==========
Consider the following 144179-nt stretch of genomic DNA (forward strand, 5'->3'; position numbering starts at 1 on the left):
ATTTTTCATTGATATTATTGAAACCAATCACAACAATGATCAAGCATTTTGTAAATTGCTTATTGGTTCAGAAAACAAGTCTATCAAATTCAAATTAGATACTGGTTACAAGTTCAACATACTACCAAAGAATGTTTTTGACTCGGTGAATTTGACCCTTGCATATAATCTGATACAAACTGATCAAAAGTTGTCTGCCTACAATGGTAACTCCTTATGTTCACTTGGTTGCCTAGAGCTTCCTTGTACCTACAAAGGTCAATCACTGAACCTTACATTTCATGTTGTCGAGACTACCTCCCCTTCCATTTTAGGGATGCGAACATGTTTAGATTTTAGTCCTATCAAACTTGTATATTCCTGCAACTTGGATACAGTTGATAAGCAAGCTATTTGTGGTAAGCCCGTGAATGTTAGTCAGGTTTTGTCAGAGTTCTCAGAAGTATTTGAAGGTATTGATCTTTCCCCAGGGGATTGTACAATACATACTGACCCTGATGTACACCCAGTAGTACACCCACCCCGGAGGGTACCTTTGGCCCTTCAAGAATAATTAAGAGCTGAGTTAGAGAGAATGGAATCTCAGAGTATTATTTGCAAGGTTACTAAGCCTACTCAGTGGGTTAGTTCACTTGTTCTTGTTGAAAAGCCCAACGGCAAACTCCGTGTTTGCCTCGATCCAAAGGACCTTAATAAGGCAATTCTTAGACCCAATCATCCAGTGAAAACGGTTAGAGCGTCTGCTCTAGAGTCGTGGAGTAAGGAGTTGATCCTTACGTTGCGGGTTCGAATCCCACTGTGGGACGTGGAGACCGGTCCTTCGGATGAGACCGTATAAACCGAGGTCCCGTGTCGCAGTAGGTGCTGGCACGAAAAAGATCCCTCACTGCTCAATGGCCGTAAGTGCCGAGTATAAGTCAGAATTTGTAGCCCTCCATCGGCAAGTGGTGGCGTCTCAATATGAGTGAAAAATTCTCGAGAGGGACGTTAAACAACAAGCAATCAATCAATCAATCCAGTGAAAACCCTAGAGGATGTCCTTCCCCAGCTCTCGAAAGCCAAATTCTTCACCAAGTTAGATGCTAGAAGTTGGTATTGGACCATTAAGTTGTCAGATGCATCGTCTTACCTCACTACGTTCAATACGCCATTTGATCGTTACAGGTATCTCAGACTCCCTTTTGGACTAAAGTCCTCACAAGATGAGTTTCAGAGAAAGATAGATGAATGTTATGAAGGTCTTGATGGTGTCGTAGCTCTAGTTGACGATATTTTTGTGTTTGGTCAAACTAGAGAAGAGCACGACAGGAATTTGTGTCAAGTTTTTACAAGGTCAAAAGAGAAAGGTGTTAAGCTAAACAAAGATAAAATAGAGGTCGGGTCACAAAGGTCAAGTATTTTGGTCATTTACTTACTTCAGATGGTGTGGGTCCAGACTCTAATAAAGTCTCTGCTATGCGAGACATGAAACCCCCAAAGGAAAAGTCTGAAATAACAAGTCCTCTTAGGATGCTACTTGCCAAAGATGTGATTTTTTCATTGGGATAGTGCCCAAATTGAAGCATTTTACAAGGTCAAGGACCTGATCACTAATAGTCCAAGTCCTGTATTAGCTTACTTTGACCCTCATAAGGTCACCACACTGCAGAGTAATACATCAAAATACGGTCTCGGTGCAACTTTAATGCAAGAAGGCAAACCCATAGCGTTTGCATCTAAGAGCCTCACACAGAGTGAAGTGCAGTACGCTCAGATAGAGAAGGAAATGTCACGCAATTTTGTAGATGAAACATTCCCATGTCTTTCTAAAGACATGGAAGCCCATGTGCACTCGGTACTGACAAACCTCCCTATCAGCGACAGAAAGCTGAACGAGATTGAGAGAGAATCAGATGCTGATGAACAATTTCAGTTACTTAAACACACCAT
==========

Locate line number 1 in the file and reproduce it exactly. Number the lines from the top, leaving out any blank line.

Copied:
Consider the following 144179-nt stretch of genomic DNA (forward strand, 5'->3'; position numbering starts at 1 on the left):